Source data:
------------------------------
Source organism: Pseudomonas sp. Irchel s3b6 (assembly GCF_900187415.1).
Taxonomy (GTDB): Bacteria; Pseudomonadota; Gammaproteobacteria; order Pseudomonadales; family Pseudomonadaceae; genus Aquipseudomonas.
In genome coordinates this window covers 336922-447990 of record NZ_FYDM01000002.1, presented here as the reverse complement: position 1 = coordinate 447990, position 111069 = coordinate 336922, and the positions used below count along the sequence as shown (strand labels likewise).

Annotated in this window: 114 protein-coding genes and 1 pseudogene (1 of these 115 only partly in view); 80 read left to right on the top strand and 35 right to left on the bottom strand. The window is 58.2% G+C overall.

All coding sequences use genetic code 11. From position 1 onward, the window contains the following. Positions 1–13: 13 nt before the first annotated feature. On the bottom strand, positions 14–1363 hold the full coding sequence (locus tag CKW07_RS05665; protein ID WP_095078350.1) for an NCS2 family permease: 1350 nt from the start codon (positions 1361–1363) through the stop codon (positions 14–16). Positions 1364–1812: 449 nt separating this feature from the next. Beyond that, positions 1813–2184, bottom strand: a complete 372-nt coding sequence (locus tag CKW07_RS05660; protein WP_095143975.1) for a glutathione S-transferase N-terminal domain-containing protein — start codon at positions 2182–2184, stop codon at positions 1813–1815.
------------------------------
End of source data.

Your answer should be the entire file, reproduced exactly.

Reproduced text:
Source organism: Pseudomonas sp. Irchel s3b6 (assembly GCF_900187415.1).
Taxonomy (GTDB): Bacteria; Pseudomonadota; Gammaproteobacteria; order Pseudomonadales; family Pseudomonadaceae; genus Aquipseudomonas.
In genome coordinates this window covers 336922-447990 of record NZ_FYDM01000002.1, presented here as the reverse complement: position 1 = coordinate 447990, position 111069 = coordinate 336922, and the positions used below count along the sequence as shown (strand labels likewise).

Annotated in this window: 114 protein-coding genes and 1 pseudogene (1 of these 115 only partly in view); 80 read left to right on the top strand and 35 right to left on the bottom strand. The window is 58.2% G+C overall.

All coding sequences use genetic code 11. From position 1 onward, the window contains the following. Positions 1–13: 13 nt before the first annotated feature. On the bottom strand, positions 14–1363 hold the full coding sequence (locus tag CKW07_RS05665; protein ID WP_095078350.1) for an NCS2 family permease: 1350 nt from the start codon (positions 1361–1363) through the stop codon (positions 14–16). Positions 1364–1812: 449 nt separating this feature from the next. Beyond that, positions 1813–2184, bottom strand: a complete 372-nt coding sequence (locus tag CKW07_RS05660; protein WP_095143975.1) for a glutathione S-transferase N-terminal domain-containing protein — start codon at positions 2182–2184, stop codon at positions 1813–1815.